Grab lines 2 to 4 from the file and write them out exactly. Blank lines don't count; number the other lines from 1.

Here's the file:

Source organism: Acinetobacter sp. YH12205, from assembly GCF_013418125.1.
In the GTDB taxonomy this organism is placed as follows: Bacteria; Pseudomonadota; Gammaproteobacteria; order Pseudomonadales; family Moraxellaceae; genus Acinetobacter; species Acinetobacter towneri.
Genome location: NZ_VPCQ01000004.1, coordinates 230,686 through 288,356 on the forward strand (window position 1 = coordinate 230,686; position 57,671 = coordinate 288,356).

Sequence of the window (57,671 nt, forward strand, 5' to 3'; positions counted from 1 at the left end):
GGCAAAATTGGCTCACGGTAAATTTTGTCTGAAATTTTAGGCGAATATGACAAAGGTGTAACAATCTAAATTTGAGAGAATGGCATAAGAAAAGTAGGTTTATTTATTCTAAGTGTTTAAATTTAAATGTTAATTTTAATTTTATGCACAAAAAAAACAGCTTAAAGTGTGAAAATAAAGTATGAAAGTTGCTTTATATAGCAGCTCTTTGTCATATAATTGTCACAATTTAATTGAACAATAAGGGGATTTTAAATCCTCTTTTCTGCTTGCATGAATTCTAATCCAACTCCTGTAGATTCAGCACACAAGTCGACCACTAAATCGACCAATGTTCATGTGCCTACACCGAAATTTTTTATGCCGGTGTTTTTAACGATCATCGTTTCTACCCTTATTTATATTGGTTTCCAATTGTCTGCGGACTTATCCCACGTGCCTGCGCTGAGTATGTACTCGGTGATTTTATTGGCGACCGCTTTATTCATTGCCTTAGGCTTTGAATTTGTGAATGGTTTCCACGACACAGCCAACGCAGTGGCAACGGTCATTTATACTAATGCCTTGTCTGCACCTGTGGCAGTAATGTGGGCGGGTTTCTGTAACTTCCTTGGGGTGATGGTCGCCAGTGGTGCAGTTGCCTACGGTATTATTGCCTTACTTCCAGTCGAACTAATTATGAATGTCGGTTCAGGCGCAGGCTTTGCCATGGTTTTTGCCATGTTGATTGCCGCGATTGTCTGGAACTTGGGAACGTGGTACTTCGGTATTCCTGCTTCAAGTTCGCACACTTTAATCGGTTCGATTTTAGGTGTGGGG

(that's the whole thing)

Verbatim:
In the GTDB taxonomy this organism is placed as follows: Bacteria; Pseudomonadota; Gammaproteobacteria; order Pseudomonadales; family Moraxellaceae; genus Acinetobacter; species Acinetobacter towneri.
Genome location: NZ_VPCQ01000004.1, coordinates 230,686 through 288,356 on the forward strand (window position 1 = coordinate 230,686; position 57,671 = coordinate 288,356).

Sequence of the window (57,671 nt, forward strand, 5' to 3'; positions counted from 1 at the left end):